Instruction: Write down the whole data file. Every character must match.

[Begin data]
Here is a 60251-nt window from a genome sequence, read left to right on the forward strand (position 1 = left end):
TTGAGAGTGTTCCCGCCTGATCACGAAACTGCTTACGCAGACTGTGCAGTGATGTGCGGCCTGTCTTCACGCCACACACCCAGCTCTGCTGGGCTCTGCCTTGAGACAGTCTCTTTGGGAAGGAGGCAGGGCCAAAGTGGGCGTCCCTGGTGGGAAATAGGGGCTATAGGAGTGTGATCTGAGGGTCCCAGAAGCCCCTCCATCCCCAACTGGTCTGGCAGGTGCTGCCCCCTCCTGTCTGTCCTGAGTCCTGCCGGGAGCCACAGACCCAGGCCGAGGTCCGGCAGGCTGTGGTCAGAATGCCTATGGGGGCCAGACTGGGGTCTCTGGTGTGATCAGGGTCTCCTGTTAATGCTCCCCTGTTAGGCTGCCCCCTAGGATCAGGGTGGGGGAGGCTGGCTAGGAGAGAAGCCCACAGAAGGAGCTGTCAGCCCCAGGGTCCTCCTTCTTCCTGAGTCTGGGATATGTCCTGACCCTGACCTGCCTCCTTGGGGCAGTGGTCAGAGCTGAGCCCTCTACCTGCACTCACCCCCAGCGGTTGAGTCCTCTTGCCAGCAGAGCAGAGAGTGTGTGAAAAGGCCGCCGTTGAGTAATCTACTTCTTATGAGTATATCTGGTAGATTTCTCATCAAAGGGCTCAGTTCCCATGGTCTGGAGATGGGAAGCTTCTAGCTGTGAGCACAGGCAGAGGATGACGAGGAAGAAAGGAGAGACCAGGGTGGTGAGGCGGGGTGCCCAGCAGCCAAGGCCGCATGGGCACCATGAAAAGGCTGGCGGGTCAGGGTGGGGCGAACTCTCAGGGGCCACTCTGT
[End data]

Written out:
Here is a 60251-nt window from a genome sequence, read left to right on the forward strand (position 1 = left end):
TTGAGAGTGTTCCCGCCTGATCACGAAACTGCTTACGCAGACTGTGCAGTGATGTGCGGCCTGTCTTCACGCCACACACCCAGCTCTGCTGGGCTCTGCCTTGAGACAGTCTCTTTGGGAAGGAGGCAGGGCCAAAGTGGGCGTCCCTGGTGGGAAATAGGGGCTATAGGAGTGTGATCTGAGGGTCCCAGAAGCCCCTCCATCCCCAACTGGTCTGGCAGGTGCTGCCCCCTCCTGTCTGTCCTGAGTCCTGCCGGGAGCCACAGACCCAGGCCGAGGTCCGGCAGGCTGTGGTCAGAATGCCTATGGGGGCCAGACTGGGGTCTCTGGTGTGATCAGGGTCTCCTGTTAATGCTCCCCTGTTAGGCTGCCCCCTAGGATCAGGGTGGGGGAGGCTGGCTAGGAGAGAAGCCCACAGAAGGAGCTGTCAGCCCCAGGGTCCTCCTTCTTCCTGAGTCTGGGATATGTCCTGACCCTGACCTGCCTCCTTGGGGCAGTGGTCAGAGCTGAGCCCTCTACCTGCACTCACCCCCAGCGGTTGAGTCCTCTTGCCAGCAGAGCAGAGAGTGTGTGAAAAGGCCGCCGTTGAGTAATCTACTTCTTATGAGTATATCTGGTAGATTTCTCATCAAAGGGCTCAGTTCCCATGGTCTGGAGATGGGAAGCTTCTAGCTGTGAGCACAGGCAGAGGATGACGAGGAAGAAAGGAGAGACCAGGGTGGTGAGGCGGGGTGCCCAGCAGCCAAGGCCGCATGGGCACCATGAAAAGGCTGGCGGGTCAGGGTGGGGCGAACTCTCAGGGGCCACTCTGT